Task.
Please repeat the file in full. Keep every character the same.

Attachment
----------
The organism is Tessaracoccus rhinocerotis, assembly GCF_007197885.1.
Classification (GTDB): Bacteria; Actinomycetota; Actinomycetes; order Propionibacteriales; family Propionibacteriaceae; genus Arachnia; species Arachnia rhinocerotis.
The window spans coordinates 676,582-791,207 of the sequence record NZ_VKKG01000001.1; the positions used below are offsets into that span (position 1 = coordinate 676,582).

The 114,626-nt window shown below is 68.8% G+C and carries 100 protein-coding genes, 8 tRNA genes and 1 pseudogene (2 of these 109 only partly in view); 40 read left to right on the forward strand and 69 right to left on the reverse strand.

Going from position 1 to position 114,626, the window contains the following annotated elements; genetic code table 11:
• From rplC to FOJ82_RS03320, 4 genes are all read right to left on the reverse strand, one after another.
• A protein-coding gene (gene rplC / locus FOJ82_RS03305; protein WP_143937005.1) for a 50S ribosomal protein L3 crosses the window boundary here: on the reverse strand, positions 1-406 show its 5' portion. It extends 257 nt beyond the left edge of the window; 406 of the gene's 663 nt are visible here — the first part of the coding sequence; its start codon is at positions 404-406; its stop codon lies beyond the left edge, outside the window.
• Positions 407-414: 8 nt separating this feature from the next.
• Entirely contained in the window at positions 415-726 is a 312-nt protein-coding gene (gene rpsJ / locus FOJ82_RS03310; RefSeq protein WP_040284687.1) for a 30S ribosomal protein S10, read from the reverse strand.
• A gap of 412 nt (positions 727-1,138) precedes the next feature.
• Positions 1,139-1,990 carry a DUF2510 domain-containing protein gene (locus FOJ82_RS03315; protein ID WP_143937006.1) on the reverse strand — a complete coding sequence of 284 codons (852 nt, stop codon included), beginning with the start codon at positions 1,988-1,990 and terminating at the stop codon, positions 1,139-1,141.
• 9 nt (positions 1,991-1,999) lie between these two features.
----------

The organism is Tessaracoccus rhinocerotis, assembly GCF_007197885.1.
Classification (GTDB): Bacteria; Actinomycetota; Actinomycetes; order Propionibacteriales; family Propionibacteriaceae; genus Arachnia; species Arachnia rhinocerotis.
The window spans coordinates 676,582-791,207 of the sequence record NZ_VKKG01000001.1; the positions used below are offsets into that span (position 1 = coordinate 676,582).

The 114,626-nt window shown below is 68.8% G+C and carries 100 protein-coding genes, 8 tRNA genes and 1 pseudogene (2 of these 109 only partly in view); 40 read left to right on the forward strand and 69 right to left on the reverse strand.

Going from position 1 to position 114,626, the window contains the following annotated elements; genetic code table 11:
• From rplC to FOJ82_RS03320, 4 genes are all read right to left on the reverse strand, one after another.
• A protein-coding gene (gene rplC / locus FOJ82_RS03305; protein WP_143937005.1) for a 50S ribosomal protein L3 crosses the window boundary here: on the reverse strand, positions 1-406 show its 5' portion. It extends 257 nt beyond the left edge of the window; 406 of the gene's 663 nt are visible here — the first part of the coding sequence; its start codon is at positions 404-406; its stop codon lies beyond the left edge, outside the window.
• Positions 407-414: 8 nt separating this feature from the next.
• Entirely contained in the window at positions 415-726 is a 312-nt protein-coding gene (gene rpsJ / locus FOJ82_RS03310; RefSeq protein WP_040284687.1) for a 30S ribosomal protein S10, read from the reverse strand.
• A gap of 412 nt (positions 727-1,138) precedes the next feature.
• Positions 1,139-1,990 carry a DUF2510 domain-containing protein gene (locus FOJ82_RS03315; protein ID WP_143937006.1) on the reverse strand — a complete coding sequence of 284 codons (852 nt, stop codon included), beginning with the start codon at positions 1,988-1,990 and terminating at the stop codon, positions 1,139-1,141.
• 9 nt (positions 1,991-1,999) lie between these two features.